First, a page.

The new Samsung Galaxy Note 9 includes an updated S Pen stylus with Bluetooth to allow users, particularly those in business settings, to use it for a variety of functions.
"The pen has been the cornerstone of what we do on our Galaxy Note devices," said Eric McCarty, vice president of mobile product marketing at Samsung Electronics America, at a Samsung press preview. Samsung revealed the new Galaxy Note 9 to a limited number of journalists at its New York office on August 8, 2018, the day before it officially announced the new flagship phone to the public.
The S Pen first appeared in 2011 on the original Galaxy Note. That initial stylus was primitive in comparison to subsequent models.
Samsung has completely redesigned the S Pen for the Galaxy Note 9, and while writing and drawing continue to be important applications for Samsung, the new S Pen does far more.
SEE: Mobile device computing policy (Tech Pro Research)
The S Pen now has a Bluetooth low-energy module and antenna and supercapacitor. The supercapacitor allows the user to place the S Pen into the holder on the Galaxy Note 9 for 40 seconds to give it a full charge, providing enough power for 30 minutes of use or clicking the stylus's button up to 200 times.
This is ideal when using the stylus as a remote control for PowerPoint presentations or slideshows, whether directly on the phone or with the Galaxy Note 9 running DeX and connected by a dongle to an external monitor with HDMI. The dongle will be sold separately as an accessory. The phone can also be connected to an external monitor with a multi-port adapter.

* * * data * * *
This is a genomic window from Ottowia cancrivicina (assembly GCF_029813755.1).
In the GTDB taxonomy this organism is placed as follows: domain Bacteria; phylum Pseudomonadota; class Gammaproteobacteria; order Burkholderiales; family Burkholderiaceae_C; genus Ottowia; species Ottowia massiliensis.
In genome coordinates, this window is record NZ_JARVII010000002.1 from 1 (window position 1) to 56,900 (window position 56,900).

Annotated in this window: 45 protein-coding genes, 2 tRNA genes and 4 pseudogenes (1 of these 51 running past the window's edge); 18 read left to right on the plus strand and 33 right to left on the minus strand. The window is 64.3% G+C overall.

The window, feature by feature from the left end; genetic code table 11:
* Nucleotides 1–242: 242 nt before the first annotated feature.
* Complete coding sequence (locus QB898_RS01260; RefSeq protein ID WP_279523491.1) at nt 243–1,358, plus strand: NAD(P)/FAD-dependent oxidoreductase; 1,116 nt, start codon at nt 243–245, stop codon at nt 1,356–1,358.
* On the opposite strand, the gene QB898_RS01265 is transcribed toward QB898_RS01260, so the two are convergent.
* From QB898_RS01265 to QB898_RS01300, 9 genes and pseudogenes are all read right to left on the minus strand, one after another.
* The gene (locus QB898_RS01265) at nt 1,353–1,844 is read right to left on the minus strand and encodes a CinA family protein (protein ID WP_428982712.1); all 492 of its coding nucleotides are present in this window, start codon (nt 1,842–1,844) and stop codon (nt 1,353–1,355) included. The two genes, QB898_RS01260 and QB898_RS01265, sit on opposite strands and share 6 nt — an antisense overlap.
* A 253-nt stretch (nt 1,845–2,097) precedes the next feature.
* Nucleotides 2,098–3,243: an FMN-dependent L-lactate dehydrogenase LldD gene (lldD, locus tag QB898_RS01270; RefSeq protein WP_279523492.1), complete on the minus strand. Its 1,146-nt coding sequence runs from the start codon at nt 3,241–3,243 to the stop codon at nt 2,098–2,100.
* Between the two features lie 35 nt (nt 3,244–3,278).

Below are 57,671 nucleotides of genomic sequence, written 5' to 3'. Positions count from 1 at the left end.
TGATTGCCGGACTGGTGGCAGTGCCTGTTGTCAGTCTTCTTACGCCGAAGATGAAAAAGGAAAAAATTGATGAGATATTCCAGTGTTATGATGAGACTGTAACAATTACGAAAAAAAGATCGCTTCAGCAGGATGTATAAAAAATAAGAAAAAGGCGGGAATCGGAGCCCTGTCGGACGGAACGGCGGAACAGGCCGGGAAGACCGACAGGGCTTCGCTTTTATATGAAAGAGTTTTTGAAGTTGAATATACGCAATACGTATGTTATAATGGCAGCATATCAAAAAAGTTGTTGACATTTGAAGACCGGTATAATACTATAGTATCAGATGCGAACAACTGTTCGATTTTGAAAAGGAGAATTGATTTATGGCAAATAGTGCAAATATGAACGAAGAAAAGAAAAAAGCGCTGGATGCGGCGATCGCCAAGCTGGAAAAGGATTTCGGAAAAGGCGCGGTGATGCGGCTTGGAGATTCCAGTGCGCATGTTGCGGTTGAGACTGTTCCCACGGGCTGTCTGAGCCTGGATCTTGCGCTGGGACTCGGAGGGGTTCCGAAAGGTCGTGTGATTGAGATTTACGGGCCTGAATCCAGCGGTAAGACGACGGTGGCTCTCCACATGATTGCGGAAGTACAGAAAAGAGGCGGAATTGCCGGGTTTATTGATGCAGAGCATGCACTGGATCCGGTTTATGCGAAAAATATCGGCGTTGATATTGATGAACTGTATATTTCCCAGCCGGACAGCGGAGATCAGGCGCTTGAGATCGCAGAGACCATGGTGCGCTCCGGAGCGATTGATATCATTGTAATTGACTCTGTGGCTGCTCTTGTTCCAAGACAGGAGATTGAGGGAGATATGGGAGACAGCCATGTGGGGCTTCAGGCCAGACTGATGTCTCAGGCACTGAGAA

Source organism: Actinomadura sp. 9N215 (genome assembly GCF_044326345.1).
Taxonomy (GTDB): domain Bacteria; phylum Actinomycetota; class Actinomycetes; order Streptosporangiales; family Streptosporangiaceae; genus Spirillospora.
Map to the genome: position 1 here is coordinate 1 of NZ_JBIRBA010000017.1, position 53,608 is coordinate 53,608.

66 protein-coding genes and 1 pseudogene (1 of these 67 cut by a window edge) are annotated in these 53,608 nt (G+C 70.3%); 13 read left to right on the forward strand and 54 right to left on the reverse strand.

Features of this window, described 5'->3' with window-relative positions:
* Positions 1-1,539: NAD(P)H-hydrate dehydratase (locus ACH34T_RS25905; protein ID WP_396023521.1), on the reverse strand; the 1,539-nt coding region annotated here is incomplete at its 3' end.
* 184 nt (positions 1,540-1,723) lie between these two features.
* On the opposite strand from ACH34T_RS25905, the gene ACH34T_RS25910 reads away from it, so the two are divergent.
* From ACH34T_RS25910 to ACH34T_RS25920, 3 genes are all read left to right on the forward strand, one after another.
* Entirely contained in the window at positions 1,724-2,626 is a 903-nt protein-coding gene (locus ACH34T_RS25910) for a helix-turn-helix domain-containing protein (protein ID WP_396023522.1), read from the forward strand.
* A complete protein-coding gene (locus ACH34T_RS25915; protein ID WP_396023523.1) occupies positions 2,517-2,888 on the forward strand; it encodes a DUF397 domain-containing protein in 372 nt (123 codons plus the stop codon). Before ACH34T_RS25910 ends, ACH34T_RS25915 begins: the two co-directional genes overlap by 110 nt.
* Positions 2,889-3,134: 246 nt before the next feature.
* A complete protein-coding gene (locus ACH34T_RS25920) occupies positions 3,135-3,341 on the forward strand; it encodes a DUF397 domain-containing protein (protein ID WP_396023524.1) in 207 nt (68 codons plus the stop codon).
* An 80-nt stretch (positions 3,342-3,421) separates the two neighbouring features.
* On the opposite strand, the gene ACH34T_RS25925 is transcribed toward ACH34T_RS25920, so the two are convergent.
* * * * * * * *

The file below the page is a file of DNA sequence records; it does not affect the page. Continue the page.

The S Pen functions can be customized by simply pressing and holding the button on the side of the stylus to load an application. The chosen default could be the phone's camera, and the user can present a slideshow by pressing the S Pen's button once each time they want to advance to the next image.
The remote control option using the S Pen for the camera could come in handy in business settings where group photos are taken, said Adam Kuhn, national product manager, Samsung Electronics America.
The software development kit (SDK) will be released in September 2018 so developers can customize the experience with apps.
The S Pen is still useable even without Bluetooth connectivity, such as when the phone is in airplane mode, Kuhn said.
Navigation is a key way that people use the S Pen, although this wasn't the original use case. "We didn't design the S Pen with navigating in mind, but that's what a lot of users use the S Pen for: To open applications and hover over applications. That leads to translating, which is a big feature and capability of the device," McCarty said.
Delivery companies can use the S Pen and Galaxy Note 9 for signature capture, and it has the functionality for retailers processing orders, too.
The S Pen also allows users to take notes on the fly through the Screen-Off Memo feature, as well as navigate, translate, and organize notes through Samsung Notes, and send personalized texts through Samsung Live Message, which was first introduced in the Samsung Galaxy Note 8.
Samsung includes the S Pen with the Galaxy Note 9 at no additional charge.
- Samsung Note 9 needs to go more mainstream, leverage S Pen to win vs. Apple, Android rivals (ZDNet)
- The Samsung Galaxy Note 9 is a bargain at $1250. Here's why (ZDNet)
- 10 reasons the Samsung Galaxy Note 8 is best for business (ZDNet)
- Samsung Galaxy Note: A cheat sheet (TechRepublic)
- Samsung releases Galaxy Note 9: World's first terabyte phone for business pros (TechRepublic)
- Will the Samsung Note 9 suffer the same fate as the Galaxy S9? (CNET)
Teena Maddox is a Senior Writer at TechRepublic, covering hardware devices, IoT, smart cities and wearables. She ties together the style and substance of tech. Teena has spent 20-plus years writing business and features for publications including People, W and Women's Wear Daily.